Bigfoothunter
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Post by Bigfoothunter »

With substantial assets and special needs, a fully tax planned should be considered. Each person has a credit which is not taxable upon death. If they die without a planned will leave the assets to the other spouse, then that credit is lost which could have been preserved and the creation of a larger estate for the second spouse is created. The credit amount changes every year but consider it for example as 1.5 million. Assume joint assets of 3mm. If a spouse passes and leaves it all to the other spouse with total property of 3 million, then the entire 1.5 million is taxed at the second death (other spouse retains 1.5 credit amount individually). If the first spouse alternatively put this in a trust for benefit of second spouse, then upon death of second spouse the 1.5 million from first spouse is not taxed (credit amount preserved) so the entire 3mm in assets pass to beneficiary estate tax free. The special needs situation give rise to other considerations to maintain trust for other spouse and then the special needs person. You are making the right move to get educated on the entire process and tax regime. I found it best to do the same, and then consult a board certified attorney in estates and probate in the state in which they reside. I am not an attorney but the above illustration reflects my understanding. It is am important tax planning tool for those with substantial assets. Best Bigfoot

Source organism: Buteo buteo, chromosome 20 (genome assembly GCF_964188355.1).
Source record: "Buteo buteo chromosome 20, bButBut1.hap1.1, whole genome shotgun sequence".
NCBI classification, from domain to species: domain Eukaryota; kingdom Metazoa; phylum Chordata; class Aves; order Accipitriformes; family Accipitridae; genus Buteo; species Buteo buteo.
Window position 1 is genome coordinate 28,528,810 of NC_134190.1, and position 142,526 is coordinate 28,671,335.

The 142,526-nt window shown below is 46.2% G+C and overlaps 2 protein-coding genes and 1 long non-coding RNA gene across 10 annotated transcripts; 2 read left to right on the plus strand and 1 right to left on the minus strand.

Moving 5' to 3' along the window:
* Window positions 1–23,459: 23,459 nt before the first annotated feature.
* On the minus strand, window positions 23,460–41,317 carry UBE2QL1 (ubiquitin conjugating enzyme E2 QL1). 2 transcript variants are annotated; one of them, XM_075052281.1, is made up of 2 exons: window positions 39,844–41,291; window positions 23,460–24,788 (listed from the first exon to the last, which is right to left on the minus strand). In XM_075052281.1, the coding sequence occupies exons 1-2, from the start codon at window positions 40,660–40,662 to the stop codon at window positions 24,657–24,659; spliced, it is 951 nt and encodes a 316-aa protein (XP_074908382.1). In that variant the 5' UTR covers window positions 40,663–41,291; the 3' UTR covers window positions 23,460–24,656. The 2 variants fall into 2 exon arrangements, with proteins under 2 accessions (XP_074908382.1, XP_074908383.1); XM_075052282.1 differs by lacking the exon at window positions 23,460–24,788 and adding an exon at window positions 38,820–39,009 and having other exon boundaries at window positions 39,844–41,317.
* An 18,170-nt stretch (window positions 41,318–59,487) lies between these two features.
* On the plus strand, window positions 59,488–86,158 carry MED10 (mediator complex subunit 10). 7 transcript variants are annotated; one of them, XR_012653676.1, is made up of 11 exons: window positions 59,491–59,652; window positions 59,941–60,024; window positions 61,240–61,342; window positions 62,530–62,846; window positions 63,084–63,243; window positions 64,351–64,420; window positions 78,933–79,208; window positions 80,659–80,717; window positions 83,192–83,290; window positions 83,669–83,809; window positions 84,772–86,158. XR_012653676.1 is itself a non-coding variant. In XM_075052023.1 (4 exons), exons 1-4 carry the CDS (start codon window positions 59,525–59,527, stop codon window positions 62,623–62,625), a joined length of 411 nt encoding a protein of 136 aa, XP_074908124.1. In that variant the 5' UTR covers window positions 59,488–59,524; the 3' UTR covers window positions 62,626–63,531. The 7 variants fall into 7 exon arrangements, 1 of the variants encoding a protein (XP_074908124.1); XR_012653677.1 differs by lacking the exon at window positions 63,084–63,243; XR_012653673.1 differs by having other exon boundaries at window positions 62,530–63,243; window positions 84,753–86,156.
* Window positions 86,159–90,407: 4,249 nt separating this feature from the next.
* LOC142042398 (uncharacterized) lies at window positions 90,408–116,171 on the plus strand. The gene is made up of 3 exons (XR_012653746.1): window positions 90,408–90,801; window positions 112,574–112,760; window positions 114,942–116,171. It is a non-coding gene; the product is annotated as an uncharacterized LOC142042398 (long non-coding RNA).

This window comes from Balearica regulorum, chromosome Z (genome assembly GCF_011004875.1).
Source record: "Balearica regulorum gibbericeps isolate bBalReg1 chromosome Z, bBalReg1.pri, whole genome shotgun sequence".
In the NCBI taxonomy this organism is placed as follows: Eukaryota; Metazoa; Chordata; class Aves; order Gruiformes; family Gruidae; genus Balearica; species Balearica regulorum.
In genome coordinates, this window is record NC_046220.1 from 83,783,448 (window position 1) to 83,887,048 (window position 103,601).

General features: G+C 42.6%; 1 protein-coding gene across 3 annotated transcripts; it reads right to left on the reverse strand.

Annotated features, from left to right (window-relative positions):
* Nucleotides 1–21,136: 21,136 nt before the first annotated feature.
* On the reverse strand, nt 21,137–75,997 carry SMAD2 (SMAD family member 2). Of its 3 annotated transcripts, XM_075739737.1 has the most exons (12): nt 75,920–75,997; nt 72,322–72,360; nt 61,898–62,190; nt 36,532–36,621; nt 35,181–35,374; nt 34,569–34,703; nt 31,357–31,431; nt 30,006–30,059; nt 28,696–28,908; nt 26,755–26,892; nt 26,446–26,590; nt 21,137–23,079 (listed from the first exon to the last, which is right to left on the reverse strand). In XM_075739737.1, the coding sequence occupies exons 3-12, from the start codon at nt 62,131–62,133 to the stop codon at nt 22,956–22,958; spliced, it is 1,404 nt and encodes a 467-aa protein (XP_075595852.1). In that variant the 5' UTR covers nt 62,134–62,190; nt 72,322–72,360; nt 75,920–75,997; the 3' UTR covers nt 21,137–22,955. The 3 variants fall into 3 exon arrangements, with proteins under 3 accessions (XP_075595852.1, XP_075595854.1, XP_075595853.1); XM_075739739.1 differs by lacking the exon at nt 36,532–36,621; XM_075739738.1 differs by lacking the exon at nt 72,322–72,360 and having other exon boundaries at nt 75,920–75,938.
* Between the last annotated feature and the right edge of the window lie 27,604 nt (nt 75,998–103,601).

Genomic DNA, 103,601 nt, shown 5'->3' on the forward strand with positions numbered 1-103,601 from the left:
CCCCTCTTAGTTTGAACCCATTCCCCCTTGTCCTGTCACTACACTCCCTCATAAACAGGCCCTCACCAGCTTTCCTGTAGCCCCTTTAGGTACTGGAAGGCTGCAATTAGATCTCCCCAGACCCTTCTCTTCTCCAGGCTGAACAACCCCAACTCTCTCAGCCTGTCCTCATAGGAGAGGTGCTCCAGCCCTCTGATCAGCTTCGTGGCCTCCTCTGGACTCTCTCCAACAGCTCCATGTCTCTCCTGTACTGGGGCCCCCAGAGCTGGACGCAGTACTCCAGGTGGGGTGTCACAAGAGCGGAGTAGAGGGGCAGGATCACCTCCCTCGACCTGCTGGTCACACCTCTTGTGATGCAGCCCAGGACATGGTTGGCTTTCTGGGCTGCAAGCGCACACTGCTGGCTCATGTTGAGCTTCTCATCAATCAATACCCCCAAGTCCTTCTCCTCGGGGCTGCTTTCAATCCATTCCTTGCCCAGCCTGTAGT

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Sheepdog
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Post by Sheepdog »